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Pastors’ mental well-being flourishes in the woods, on the water

NASHVILLE (BP) — Terry Fant talked about getting tired, not from the Gospel itself, but undeniably what is required in being a pastor.

“Oftentimes we grow weary, and we just can’t tell anybody,” said Fant, of Hickory Ridge Baptist Church in Florence, Miss. “We just sorta keep pressing on.”

Fant spoke as a testimonial for Pastors in the Outdoors, an outreach of REAL MOMENTUM Ministries. His words reveal something many active in such ministries have known for years – the benefits of getting outside include much more than fresh air.

Keith Boggs, founder/executive director for REAL MOMENTUM and co-founder of Pastors in the Outdoors, speaks at as many as 35 churches a year for men’s events. Another 10-15 churches show up at his group’s regional gatherings. He and others lead 6-7 men’s retreats annually throughout the country—from Nebraska to Michigan and all the way down to Florida.

A former pastor who experienced burnout, Boggs has seen time and again the physical, mental and spiritual rejuvenation that comes with getting pastors into the woods or on the water.

When guests arrive, they appear healthy. Boggs has learned to know better through exit interviews.

“We had one pastor [struggling] with the loss of his son. Another was in a hard church and had been considering taking his life,” said Boggs.

He’s observed a central need among these pastors, and it’s not to sharpen their hunting skills.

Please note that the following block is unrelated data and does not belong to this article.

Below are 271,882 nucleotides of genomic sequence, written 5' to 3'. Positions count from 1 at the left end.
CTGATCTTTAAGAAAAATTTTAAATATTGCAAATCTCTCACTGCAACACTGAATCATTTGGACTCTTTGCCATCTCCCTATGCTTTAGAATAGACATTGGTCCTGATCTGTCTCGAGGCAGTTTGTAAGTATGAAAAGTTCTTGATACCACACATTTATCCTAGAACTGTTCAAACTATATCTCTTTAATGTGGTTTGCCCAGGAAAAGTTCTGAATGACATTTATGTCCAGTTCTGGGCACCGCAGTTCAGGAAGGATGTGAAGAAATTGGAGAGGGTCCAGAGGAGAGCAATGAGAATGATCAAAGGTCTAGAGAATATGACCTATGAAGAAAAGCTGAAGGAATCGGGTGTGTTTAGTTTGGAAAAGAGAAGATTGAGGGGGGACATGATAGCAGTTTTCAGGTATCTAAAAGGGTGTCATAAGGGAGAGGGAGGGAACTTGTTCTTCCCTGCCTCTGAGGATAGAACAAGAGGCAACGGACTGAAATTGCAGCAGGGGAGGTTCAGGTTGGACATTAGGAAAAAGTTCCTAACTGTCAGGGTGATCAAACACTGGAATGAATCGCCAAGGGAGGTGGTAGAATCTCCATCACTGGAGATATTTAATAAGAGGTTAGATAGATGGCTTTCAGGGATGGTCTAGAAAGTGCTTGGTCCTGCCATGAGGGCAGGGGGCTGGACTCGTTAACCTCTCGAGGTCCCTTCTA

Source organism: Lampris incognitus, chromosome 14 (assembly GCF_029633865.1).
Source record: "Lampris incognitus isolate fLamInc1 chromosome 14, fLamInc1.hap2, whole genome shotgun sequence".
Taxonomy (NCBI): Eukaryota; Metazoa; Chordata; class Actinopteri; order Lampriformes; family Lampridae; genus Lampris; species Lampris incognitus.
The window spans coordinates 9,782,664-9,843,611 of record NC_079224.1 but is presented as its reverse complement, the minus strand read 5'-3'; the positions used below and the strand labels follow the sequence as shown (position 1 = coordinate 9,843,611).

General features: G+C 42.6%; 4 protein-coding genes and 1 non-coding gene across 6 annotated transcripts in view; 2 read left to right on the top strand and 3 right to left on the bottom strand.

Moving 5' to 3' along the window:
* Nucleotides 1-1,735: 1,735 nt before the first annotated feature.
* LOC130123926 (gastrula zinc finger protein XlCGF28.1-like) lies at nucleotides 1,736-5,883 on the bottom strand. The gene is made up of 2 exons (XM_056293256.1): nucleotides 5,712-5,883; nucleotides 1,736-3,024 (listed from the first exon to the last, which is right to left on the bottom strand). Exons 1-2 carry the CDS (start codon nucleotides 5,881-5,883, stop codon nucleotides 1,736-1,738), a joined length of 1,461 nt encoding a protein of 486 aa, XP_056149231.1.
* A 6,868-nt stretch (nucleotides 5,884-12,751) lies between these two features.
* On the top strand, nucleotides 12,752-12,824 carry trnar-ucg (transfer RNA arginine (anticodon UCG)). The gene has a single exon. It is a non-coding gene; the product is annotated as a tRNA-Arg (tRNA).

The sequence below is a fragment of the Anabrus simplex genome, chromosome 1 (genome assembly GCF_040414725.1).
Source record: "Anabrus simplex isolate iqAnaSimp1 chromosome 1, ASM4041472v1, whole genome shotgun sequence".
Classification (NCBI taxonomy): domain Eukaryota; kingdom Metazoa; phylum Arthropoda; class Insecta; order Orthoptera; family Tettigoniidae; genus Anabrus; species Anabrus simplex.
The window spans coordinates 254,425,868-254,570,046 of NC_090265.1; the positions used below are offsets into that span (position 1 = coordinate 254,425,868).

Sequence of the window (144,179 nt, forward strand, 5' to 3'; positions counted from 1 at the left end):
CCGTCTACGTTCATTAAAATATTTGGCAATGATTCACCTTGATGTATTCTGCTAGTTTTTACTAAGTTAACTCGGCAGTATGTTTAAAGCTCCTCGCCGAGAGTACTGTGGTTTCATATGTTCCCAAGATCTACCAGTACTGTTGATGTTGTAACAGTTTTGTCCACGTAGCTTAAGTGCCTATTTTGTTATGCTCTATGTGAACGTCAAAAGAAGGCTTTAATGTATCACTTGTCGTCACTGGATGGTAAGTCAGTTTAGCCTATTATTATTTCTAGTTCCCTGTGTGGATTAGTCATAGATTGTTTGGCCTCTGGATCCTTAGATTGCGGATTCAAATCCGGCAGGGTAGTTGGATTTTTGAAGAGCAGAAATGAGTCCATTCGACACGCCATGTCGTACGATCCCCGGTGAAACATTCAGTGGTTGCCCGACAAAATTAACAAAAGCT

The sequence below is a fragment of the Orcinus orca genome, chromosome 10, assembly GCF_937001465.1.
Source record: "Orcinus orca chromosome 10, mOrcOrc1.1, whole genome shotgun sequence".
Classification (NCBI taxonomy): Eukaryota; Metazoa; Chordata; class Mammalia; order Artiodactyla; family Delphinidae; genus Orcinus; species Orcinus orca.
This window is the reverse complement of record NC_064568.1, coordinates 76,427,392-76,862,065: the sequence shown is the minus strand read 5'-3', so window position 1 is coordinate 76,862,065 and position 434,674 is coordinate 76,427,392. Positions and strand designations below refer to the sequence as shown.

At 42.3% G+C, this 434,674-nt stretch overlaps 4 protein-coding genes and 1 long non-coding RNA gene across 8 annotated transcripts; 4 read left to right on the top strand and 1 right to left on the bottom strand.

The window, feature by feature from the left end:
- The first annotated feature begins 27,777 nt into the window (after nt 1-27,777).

“Camaraderie,” he said. “They don’t even realize it until the leave.”

Retreats are designed to encourage that participants don’t know others beforehand. In addition to hunting or fishing, a midday ministry session includes two participants sharing their testimony.

“It promotes transparency and becomes a restoring, reviving time with other men,” said Boggs. “When they leave, they continue their text groups to stay in touch. It happens every time.”

Once a taboo subject, the discussion over mental health has become more open. In 2013, Southern Baptist messengers approved a resolution at the annual meeting on mental health concerns and the heart of God. A Lifeway Research study last year revealed that stress topped the mental challenges pastors face.

Engagement brings positive ways to address it, including ones that were always just beyond the church’s front door.

Quintell Hill shares a recent day on the water in a Facebook post.

Quintell Hill was a student minister over 11 years ago when a parent invited him outside. It sparked a love for the outdoors that has continued to this day and is constantly witnessed on his Facebook page, where Hill recently shared a successful day on the lake and resulting fried catfish strips.

Sun and fresh air are far from the only reasons he loves it.

“My time in the outdoors allows me to think about God’s Word,” said Hill, lead pastor of Multiply Community Church in Monroe and president of the Baptist State Convention of North Carolina. “Oftentimes, I’m able to develop sermon outlines and dream about the future.

“As I look at His creation in the outdoors, it reminds me of how great our God is. Remembering His greatness restores my soul!”

Caleb Groteluschen learned how to cast a fly rod on the same stretch of North Colorado river where he would be baptized many years later. His parents, Ron and Ronda, spent part of their honeymoon rabbit hunting. So, it shouldn’t be a surprise that the outdoors became something their son and his three siblings remember as always being constant.